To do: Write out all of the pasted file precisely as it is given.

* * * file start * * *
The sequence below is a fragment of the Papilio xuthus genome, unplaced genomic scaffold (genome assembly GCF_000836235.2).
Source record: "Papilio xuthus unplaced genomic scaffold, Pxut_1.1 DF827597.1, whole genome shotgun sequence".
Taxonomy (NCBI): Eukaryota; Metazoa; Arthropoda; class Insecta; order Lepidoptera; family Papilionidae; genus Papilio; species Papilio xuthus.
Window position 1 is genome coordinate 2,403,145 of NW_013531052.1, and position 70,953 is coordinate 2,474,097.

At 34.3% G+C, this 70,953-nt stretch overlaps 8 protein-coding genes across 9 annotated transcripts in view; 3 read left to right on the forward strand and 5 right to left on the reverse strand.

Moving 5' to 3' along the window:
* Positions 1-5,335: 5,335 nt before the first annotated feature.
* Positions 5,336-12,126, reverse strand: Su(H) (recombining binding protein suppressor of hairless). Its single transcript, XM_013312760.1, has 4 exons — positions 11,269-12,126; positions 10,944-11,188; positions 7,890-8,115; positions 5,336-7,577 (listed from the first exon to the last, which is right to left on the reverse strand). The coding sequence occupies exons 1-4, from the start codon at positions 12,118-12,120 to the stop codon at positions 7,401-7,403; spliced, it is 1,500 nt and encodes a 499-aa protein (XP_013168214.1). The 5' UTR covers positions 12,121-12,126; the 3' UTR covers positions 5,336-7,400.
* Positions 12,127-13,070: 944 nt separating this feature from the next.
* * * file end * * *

The sequence below is a fragment of the Papilio xuthus genome, unplaced genomic scaffold (genome assembly GCF_000836235.2).
Source record: "Papilio xuthus unplaced genomic scaffold, Pxut_1.1 DF827597.1, whole genome shotgun sequence".
Taxonomy (NCBI): Eukaryota; Metazoa; Arthropoda; class Insecta; order Lepidoptera; family Papilionidae; genus Papilio; species Papilio xuthus.
Window position 1 is genome coordinate 2,403,145 of NW_013531052.1, and position 70,953 is coordinate 2,474,097.

At 34.3% G+C, this 70,953-nt stretch overlaps 8 protein-coding genes across 9 annotated transcripts in view; 3 read left to right on the forward strand and 5 right to left on the reverse strand.

Moving 5' to 3' along the window:
* Positions 1-5,335: 5,335 nt before the first annotated feature.
* Positions 5,336-12,126, reverse strand: Su(H) (recombining binding protein suppressor of hairless). Its single transcript, XM_013312760.1, has 4 exons — positions 11,269-12,126; positions 10,944-11,188; positions 7,890-8,115; positions 5,336-7,577 (listed from the first exon to the last, which is right to left on the reverse strand). The coding sequence occupies exons 1-4, from the start codon at positions 12,118-12,120 to the stop codon at positions 7,401-7,403; spliced, it is 1,500 nt and encodes a 499-aa protein (XP_013168214.1). The 5' UTR covers positions 12,121-12,126; the 3' UTR covers positions 5,336-7,400.
* Positions 12,127-13,070: 944 nt separating this feature from the next.